condensed discuss document expanded export feedback print share remove reset document_white enquire_white export_white report_white

Clifford John Ewing

-
Portrait (kindly provided by family) - This image may be subject to copyright
Portrait (kindly provided by family) - This image may be sub … Read more

Identity

  • Title
  • Forenames
    Clifford John AWMM
  • Surname
    Ewing AWMM
  • Ingoa
  • Also known as
    Spike AWMM
  • Service number
    9046 AWMM
  • Gender
    Male AWMM
  • Iwi
  • Hapū
  • Waka
  • Rohe
  • Religion

Civilian life

About birth

Contribute ›
  • Birth
    10 April 1916 AWMM WanakaCentral Otago AWMM
  • Date of birth
  • Place of birth
  • Birth notes
  • Address before enlistment
    Pre 5 September 1939 AWMM 15 DRD, Five Forks, Oamaru, New Zealand AWMM
  • Post war occupation
  • Next of kin on embarkation
    Mr H.J. Ewing (father), 15 DRD, Five Forks, Oamaru, New Zealand AWMM
  • Relationship status
    Pre 5 January 1940 AWMM Single AWMM

Service

Wars and conflicts

Contribute ›
  • War
  • Campaign
    • 1941 AWMM
      World War 2/wars AWMM
      Crete AWMM
    • Greece AWMM
    • North Africa AWMM
  • Armed force / branch
    Army AWMM
  • Service number
    9046 AWMM
  • Military service
    None AWMM
  • Promotions/ Postings/ Transfers

Military decorations

Contribute ›

Training and Enlistment

Contribute ›
  • Military training
    1 months training at Burnham and subsequently in the Middle East. AWMM
  • Enlistment
    WW2 5 September 1939 AWMM
    Age 23 AWMM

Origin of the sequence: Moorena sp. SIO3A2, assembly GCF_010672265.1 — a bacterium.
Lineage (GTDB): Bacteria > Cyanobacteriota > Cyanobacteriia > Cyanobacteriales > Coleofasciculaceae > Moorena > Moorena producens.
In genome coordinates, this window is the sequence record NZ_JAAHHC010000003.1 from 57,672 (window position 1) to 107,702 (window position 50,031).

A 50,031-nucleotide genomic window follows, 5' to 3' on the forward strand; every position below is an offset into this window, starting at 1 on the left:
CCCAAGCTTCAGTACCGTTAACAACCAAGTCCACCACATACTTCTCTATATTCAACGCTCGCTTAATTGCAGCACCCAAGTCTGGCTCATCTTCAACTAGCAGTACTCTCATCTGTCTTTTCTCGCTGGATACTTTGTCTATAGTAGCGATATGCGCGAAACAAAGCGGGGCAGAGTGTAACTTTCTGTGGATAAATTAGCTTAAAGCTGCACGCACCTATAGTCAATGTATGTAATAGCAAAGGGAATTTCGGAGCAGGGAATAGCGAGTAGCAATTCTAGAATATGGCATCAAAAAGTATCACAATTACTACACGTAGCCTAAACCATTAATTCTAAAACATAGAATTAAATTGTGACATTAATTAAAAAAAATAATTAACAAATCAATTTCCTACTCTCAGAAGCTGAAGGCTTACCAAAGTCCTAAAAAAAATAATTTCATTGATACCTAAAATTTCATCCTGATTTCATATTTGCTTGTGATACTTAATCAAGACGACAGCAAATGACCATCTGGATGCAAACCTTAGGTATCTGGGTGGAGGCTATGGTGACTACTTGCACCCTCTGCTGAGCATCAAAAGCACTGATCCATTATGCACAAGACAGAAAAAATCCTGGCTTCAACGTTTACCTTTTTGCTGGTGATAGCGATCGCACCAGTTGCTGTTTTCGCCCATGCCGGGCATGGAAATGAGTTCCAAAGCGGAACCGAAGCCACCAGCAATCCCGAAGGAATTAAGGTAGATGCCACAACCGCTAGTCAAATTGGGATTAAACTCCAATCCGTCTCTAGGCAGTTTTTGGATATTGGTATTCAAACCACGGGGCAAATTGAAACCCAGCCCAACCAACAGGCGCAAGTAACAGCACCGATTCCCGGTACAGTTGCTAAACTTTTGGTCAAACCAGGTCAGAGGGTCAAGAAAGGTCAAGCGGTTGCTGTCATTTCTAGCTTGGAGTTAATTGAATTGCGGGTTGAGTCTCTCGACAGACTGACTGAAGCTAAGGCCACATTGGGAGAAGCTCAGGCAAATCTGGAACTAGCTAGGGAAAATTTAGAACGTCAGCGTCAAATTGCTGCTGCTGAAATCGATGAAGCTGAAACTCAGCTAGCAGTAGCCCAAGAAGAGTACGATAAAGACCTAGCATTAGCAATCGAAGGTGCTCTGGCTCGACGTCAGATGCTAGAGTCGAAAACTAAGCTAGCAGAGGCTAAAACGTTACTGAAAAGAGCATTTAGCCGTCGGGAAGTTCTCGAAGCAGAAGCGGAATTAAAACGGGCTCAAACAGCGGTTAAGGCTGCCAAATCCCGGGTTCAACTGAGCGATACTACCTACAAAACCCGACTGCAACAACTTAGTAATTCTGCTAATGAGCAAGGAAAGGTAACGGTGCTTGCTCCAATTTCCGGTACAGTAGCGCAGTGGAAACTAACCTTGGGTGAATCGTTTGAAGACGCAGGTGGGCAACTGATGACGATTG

Farmer/Civilian AWMM
    AWMM
  • Occupation before enlistment
  • Age on enlistment

Embarkations

Contribute ›

Prisoner of war

Contribute ›
  • Capture details
    • WW2
      Sidi Rezegh, Western Desert AWMM
      28 Nov 1941-May 1945 AWMM
    • WW2 POW - Benghazi AWMM
      1 December 1941 AWMM
    • WW2 POW - Capua, Chiavri, Torvacosa, Italy AWMM
      Jan 1942-Sep 1943 AWMM
    • WW2 POW - Markt, Pongau, Austria AWMM
      1943-1945 AWMM
    • WW2 POW - Salonike 8B 714 ER. 18A 2NZEF, Germany and German occupied territories : imperial prisoners of war alphabetical list : section 4. N.Z. 1945.
      Germany, Europe 2NZEF, Germany and German occupied territories : imperial prisoners of war alphabetical list : section 4. N.Z. 1945.
  • Days interned
  • Liberation date
  • Liberation Repatriation
    WW2 1 May 1945 AWMM
  • POW liberation details
  • POW serial number
    WWII 7896 AWMM

Medical history

Contribute ›
  • Medical notes
    • Dental, Unknown Period AWMM
      False teeth AWMM
    • Hospital Diseases , Wounds, WWII AWMM
      Shrapnel wounds to face and hands, treated in hospital in Cairo AWMM
    • Died of Sickness, Cause of Death AWMM
      Died from complications following an operation for repair of aortic aneurism AWMM

Last known rank

Contribute ›

Biographical information

Biographical information

Contribute ›
  • Enlisted 5/6 September 1939

    Cliff Ewing was a good pianist and the following details about a piano accordian were supplied by his wife: 'Pope Pius XII gave gifts to all POW camps in Italy. While Cliff was at Camp 107 at Torvacosa in north Italy a papal delegation arrived. It was expected and the men were told to be on their best behaviour. They presented a clock, stamp albums with the papal emblem on them, and musical instruments including 2 piano accordians. The Italian guards immediately took one of the accordians. Cliff was a good pianist and he was about the only man in the camp to play the accordian. When Italy capitulated in 1943 and the men were taken over by the Germans, the senior Allied Officer in the camp said to Cliff, "you take that accordian with you and look after it. That is an order!" They took it through all the camps in Austria and on the trek across Austria the men two at a time carried it, slung on a pole, to England, and back to New Zealand. It was in our home for many years, in poor condition and we were unable to get parts for it. Cliff eventually decided it should go to the Army Museum at Waiouru, after consulting the men still living who had helped carry it. It was donated to the museum in October 1982 and is now in the POW display cabinet there.'